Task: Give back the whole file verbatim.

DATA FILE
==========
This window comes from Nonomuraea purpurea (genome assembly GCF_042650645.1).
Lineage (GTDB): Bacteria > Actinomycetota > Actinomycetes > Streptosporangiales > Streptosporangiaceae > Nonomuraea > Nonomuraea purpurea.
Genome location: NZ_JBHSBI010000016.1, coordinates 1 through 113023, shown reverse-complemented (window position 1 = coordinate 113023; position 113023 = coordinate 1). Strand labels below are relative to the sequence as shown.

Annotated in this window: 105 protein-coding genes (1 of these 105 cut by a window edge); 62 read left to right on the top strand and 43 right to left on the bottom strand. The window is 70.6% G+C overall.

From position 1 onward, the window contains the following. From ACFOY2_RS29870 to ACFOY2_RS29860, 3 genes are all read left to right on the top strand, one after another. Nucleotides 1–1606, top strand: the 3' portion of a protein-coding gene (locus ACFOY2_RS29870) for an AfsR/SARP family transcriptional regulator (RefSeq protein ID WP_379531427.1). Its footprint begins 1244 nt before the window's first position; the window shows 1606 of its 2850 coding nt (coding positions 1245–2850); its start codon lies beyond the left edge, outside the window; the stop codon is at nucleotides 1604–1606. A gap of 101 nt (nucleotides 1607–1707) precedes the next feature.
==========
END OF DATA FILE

This window comes from Nonomuraea purpurea (genome assembly GCF_042650645.1).
Lineage (GTDB): Bacteria > Actinomycetota > Actinomycetes > Streptosporangiales > Streptosporangiaceae > Nonomuraea > Nonomuraea purpurea.
Genome location: NZ_JBHSBI010000016.1, coordinates 1 through 113023, shown reverse-complemented (window position 1 = coordinate 113023; position 113023 = coordinate 1). Strand labels below are relative to the sequence as shown.

Annotated in this window: 105 protein-coding genes (1 of these 105 cut by a window edge); 62 read left to right on the top strand and 43 right to left on the bottom strand. The window is 70.6% G+C overall.

From position 1 onward, the window contains the following. From ACFOY2_RS29870 to ACFOY2_RS29860, 3 genes are all read left to right on the top strand, one after another. Nucleotides 1–1606, top strand: the 3' portion of a protein-coding gene (locus ACFOY2_RS29870) for an AfsR/SARP family transcriptional regulator (RefSeq protein ID WP_379531427.1). Its footprint begins 1244 nt before the window's first position; the window shows 1606 of its 2850 coding nt (coding positions 1245–2850); its start codon lies beyond the left edge, outside the window; the stop codon is at nucleotides 1604–1606. A gap of 101 nt (nucleotides 1607–1707) precedes the next feature.